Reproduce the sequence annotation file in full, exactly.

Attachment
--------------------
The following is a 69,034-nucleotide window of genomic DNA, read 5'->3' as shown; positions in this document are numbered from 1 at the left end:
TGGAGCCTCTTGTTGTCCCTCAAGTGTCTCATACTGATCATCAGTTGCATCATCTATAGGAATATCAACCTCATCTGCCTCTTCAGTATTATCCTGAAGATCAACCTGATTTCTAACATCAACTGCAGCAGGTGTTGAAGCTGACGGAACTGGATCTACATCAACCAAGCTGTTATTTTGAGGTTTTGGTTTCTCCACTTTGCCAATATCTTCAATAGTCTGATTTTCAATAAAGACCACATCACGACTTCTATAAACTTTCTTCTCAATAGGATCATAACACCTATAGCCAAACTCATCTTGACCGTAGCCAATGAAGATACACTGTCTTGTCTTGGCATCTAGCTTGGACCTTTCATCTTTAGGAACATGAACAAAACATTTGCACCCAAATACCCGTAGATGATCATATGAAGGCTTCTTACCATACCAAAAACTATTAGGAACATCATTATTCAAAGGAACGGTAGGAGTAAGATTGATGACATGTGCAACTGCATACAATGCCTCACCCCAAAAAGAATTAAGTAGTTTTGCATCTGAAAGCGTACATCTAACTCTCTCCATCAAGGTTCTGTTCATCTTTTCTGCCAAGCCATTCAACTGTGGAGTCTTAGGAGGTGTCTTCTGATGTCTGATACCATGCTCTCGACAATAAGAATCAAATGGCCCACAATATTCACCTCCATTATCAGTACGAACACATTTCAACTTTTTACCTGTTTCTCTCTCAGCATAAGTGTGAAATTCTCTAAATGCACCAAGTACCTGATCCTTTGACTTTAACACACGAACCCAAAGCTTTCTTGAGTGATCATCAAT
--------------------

The following is a 69,034-nucleotide window of genomic DNA, read 5'->3' as shown; positions in this document are numbered from 1 at the left end:
TGGAGCCTCTTGTTGTCCCTCAAGTGTCTCATACTGATCATCAGTTGCATCATCTATAGGAATATCAACCTCATCTGCCTCTTCAGTATTATCCTGAAGATCAACCTGATTTCTAACATCAACTGCAGCAGGTGTTGAAGCTGACGGAACTGGATCTACATCAACCAAGCTGTTATTTTGAGGTTTTGGTTTCTCCACTTTGCCAATATCTTCAATAGTCTGATTTTCAATAAAGACCACATCACGACTTCTATAAACTTTCTTCTCAATAGGATCATAACACCTATAGCCAAACTCATCTTGACCGTAGCCAATGAAGATACACTGTCTTGTCTTGGCATCTAGCTTGGACCTTTCATCTTTAGGAACATGAACAAAACATTTGCACCCAAATACCCGTAGATGATCATATGAAGGCTTCTTACCATACCAAAAACTATTAGGAACATCATTATTCAAAGGAACGGTAGGAGTAAGATTGATGACATGTGCAACTGCATACAATGCCTCACCCCAAAAAGAATTAAGTAGTTTTGCATCTGAAAGCGTACATCTAACTCTCTCCATCAAGGTTCTGTTCATCTTTTCTGCCAAGCCATTCAACTGTGGAGTCTTAGGAGGTGTCTTCTGATGTCTGATACCATGCTCTCGACAATAAGAATCAAATGGCCCACAATATTCACCTCCATTATCAGTACGAACACATTTCAACTTTTTACCTGTTTCTCTCTCAGCATAAGTGTGAAATTCTCTAAATGCACCAAGTACCTGATCCTTTGACTTTAACACACGAACCCAAAGCTTTCTTGAGTGATCATCAAT